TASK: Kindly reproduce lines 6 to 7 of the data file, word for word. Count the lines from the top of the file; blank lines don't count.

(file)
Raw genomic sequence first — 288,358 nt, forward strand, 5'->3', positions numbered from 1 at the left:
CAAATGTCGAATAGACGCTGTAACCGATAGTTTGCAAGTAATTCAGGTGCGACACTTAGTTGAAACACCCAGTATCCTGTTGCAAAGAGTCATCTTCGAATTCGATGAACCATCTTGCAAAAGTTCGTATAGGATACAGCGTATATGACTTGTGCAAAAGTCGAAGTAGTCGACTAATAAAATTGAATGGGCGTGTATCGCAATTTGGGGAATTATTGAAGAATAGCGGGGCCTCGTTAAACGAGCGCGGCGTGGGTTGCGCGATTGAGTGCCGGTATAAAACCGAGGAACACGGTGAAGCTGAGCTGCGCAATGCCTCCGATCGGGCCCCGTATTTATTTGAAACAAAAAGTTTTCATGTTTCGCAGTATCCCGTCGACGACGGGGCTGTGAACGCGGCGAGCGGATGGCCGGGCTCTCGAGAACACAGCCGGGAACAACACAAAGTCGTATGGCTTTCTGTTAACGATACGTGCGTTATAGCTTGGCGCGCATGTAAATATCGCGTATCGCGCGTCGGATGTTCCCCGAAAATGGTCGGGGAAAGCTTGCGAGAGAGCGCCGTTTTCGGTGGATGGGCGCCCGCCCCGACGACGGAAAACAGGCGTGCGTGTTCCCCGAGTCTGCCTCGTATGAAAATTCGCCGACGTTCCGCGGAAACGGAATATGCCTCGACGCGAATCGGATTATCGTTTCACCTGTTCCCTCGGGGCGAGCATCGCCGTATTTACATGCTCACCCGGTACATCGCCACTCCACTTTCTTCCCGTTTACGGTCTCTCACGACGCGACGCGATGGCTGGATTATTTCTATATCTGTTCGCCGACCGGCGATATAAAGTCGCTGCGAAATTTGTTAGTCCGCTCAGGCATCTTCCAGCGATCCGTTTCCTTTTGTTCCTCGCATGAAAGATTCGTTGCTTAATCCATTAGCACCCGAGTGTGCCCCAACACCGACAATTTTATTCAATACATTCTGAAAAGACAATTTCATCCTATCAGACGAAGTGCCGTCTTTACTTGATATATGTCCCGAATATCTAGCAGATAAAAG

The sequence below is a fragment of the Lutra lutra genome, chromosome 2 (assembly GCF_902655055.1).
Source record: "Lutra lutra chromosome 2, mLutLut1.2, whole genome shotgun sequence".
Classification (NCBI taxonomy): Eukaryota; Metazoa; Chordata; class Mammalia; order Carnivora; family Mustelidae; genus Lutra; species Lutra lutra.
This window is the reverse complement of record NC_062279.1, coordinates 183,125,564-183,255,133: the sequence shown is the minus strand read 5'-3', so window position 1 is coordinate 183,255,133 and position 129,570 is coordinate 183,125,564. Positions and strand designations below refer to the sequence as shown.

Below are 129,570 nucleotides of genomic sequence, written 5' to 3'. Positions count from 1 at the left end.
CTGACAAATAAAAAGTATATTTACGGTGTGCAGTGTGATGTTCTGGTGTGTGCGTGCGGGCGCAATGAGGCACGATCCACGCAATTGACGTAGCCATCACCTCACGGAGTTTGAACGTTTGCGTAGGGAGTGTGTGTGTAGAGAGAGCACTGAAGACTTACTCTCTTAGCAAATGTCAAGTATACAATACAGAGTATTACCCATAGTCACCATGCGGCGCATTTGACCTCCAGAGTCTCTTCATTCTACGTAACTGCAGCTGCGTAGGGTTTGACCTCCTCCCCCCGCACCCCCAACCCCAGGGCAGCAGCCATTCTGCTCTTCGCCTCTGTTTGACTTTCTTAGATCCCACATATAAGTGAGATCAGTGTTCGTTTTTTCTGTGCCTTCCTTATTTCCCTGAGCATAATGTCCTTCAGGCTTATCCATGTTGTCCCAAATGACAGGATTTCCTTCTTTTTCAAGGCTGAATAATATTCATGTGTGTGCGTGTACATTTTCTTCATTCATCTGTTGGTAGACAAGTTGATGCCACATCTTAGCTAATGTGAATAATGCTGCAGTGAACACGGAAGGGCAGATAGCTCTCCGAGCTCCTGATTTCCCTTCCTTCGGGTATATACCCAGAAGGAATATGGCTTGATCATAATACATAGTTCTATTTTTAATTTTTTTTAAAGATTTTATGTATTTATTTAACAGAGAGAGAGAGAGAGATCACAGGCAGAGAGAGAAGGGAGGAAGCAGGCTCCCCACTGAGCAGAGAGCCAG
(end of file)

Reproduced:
This window is the reverse complement of record NC_062279.1, coordinates 183,125,564-183,255,133: the sequence shown is the minus strand read 5'-3', so window position 1 is coordinate 183,255,133 and position 129,570 is coordinate 183,125,564. Positions and strand designations below refer to the sequence as shown.

Below are 129,570 nucleotides of genomic sequence, written 5' to 3'. Positions count from 1 at the left end.